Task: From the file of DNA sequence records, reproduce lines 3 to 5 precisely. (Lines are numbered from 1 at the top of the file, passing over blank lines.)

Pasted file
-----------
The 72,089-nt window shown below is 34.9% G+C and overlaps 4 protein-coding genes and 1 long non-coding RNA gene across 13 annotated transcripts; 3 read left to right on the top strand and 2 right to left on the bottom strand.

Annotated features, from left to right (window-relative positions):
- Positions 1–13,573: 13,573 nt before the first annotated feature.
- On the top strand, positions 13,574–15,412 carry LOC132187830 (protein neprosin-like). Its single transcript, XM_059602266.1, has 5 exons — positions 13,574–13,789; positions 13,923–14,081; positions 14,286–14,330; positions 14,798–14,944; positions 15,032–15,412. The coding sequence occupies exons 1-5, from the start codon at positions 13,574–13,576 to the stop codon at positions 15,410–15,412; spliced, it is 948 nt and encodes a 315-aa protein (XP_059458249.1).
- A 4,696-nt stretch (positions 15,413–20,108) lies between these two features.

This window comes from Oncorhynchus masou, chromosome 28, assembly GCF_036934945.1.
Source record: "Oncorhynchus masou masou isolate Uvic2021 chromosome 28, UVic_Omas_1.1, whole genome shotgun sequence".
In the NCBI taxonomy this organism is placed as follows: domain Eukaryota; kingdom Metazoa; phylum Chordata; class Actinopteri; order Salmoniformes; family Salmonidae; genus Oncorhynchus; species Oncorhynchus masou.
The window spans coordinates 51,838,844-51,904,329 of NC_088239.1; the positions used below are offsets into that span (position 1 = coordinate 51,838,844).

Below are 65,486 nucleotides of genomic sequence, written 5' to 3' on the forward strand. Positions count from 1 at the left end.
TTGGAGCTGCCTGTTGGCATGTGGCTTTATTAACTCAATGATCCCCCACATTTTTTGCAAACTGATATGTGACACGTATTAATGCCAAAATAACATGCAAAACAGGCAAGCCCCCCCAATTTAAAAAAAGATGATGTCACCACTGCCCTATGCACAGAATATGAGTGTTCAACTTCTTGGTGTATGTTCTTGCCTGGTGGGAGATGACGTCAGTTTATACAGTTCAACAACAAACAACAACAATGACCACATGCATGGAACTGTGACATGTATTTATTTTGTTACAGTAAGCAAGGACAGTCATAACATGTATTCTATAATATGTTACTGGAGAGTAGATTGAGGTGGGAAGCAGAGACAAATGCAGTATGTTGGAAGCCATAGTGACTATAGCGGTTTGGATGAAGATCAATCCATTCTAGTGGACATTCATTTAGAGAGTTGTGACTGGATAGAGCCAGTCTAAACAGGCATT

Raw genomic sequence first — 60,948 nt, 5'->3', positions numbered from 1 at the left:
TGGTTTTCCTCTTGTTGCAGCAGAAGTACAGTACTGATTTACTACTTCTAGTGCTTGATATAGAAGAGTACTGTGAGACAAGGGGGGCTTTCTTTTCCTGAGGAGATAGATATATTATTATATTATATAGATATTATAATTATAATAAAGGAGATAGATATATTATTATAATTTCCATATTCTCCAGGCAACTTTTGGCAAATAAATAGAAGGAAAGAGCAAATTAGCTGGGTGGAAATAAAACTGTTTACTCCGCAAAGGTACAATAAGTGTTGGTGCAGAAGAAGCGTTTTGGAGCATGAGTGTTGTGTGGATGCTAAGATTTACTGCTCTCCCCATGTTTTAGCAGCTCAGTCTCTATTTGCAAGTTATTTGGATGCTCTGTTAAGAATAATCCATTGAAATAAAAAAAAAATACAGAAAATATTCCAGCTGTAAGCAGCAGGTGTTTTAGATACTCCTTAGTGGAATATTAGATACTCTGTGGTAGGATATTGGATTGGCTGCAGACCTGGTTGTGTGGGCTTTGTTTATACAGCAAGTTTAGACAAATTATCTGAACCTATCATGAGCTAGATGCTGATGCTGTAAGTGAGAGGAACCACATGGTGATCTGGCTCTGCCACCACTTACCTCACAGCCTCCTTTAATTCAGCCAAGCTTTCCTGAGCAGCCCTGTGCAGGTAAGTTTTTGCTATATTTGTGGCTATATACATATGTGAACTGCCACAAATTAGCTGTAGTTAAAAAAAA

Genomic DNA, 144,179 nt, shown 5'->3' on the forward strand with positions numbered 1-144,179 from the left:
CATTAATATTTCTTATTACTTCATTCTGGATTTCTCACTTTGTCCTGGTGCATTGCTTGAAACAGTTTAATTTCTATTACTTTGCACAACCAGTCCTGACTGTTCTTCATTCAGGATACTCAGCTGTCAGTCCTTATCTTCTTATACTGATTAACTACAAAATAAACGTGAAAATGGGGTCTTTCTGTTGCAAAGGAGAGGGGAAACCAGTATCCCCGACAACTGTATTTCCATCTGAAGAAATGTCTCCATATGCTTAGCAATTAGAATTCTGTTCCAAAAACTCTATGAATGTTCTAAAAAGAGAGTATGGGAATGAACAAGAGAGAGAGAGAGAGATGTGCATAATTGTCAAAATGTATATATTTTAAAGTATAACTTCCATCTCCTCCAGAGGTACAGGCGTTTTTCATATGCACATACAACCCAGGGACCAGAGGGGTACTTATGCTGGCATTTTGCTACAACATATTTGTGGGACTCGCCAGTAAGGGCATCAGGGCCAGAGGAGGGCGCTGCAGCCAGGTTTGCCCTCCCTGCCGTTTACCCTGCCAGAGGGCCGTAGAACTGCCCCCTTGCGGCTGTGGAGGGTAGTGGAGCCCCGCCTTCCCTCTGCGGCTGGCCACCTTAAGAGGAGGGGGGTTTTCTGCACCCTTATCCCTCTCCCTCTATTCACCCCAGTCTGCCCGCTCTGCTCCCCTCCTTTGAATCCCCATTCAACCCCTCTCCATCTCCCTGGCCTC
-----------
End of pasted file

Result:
- Positions 1–13,573: 13,573 nt before the first annotated feature.
- On the top strand, positions 13,574–15,412 carry LOC132187830 (protein neprosin-like). Its single transcript, XM_059602266.1, has 5 exons — positions 13,574–13,789; positions 13,923–14,081; positions 14,286–14,330; positions 14,798–14,944; positions 15,032–15,412. The coding sequence occupies exons 1-5, from the start codon at positions 13,574–13,576 to the stop codon at positions 15,410–15,412; spliced, it is 948 nt and encodes a 315-aa protein (XP_059458249.1).
- A 4,696-nt stretch (positions 15,413–20,108) lies between these two features.